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Rio delays rail automation, cuts iron ore guidance

Rio Tinto train - Photo Rio Tinto

Mining giant Rio Tinto is experiencing delays in its automated rail scheme in the Pilbara, and has cut into its iron ore export guidance as a result.

Part of Rio’s Mine of the Future program, AutoHaul is an initiative to create a fully-autonomous heavy haul, long distance railway system to move hundreds of millions of tonnes of iron ore from mine to port in the Pilbara region of Western Australia.

Rio fitted trains with AutoHaul for testing throughout 2015. The miner has said 2016 will see the system reach full functionality, so it can be put through the regulatory approvals process prior to official integration into operations.

But the AutoHaul rollout has been delayed, the miner announced on Tuesday.

“Testing and verification of AutoHaul is continuing, with over 75,000 kilometres of mainline trials competed,” Rio said, “however, some delays are being experienced.”

The miner didn’t go into specifics, but said the delays would impact production in 2017.

Rio updated its Pilbara iron ore guidance to be between 330 and 340 million tonnes in 2017, down from 350 million tonnes.

It did not adjust its global outlook for 2016, of 350 million tonnes of iron ore production on a 100% ownership basis.

This forecast was based on a solid first quarter, where the miner exported 80.8 million tonnes of iron ore from its operations in the Pilbara and Canada, up 17% compared to the first quarter of 2015.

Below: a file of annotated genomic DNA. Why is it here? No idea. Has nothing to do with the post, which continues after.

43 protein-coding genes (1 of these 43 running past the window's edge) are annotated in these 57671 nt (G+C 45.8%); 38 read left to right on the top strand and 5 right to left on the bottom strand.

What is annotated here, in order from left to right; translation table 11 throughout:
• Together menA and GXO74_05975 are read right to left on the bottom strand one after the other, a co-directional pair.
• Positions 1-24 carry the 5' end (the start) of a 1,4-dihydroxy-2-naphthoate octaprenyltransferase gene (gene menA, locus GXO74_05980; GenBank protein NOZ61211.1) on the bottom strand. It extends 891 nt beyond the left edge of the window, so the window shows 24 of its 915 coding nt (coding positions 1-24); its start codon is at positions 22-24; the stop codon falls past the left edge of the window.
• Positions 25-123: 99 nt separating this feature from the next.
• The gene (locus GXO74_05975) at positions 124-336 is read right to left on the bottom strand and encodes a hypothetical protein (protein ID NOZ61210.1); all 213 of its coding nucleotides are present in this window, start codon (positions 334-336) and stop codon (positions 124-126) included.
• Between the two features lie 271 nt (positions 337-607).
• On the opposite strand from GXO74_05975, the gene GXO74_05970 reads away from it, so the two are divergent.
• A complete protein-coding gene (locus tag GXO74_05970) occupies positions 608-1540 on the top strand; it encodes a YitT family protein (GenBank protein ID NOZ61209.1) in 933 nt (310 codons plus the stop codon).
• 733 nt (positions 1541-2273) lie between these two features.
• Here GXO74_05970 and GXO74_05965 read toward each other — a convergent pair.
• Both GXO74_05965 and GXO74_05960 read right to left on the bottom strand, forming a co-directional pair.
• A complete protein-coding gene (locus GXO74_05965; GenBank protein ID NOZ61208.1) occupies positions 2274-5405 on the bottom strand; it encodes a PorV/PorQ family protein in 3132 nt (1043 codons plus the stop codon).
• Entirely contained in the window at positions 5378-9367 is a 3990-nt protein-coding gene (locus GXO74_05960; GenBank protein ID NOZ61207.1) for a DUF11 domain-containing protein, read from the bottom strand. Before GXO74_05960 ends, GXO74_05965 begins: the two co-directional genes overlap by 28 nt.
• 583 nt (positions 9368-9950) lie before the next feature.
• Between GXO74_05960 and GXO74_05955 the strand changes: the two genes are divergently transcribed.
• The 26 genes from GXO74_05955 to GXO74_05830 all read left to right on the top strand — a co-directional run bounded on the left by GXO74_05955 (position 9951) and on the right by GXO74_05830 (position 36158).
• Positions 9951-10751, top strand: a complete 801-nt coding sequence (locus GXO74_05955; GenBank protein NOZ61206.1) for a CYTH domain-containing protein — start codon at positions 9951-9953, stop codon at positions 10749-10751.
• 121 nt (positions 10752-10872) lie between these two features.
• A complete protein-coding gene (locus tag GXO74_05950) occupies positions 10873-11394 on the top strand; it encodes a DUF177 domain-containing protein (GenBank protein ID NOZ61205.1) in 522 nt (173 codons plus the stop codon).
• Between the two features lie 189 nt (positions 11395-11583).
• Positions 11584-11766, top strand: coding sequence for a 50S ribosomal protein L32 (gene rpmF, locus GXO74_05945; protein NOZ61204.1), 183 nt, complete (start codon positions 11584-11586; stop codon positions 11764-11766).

Elsewhere, aluminium production was up 10% year-on-year to 887,000 tonnes in the quarter, and bauxite was up 13% to 11.01 million tonnes.

Chief executive Sam Walsh said the result demonstrated the miner’s commitment to operational excellence.

“However, we continue to experience volatility in commodity prices across all markets,” he conceded.

“In the face of a testing external environment, our focus remains on delivering further cost and productivity improvements, disciplined capital management and maximising free cash flow, to ensure that Rio Tinto remains strong.”

Rio’s iron ore outlook cut for 2017 comes a week after rival Fortescue Metals Group said it was running ahead of schedule for iron ore exports in the 2015/16 financial year, thanks to kind conditions for exports at Port Hedland during the March quarter.

FMG exported 42 million tonnes of iron ore in the March quarter 2016, up 4% year-on-year.

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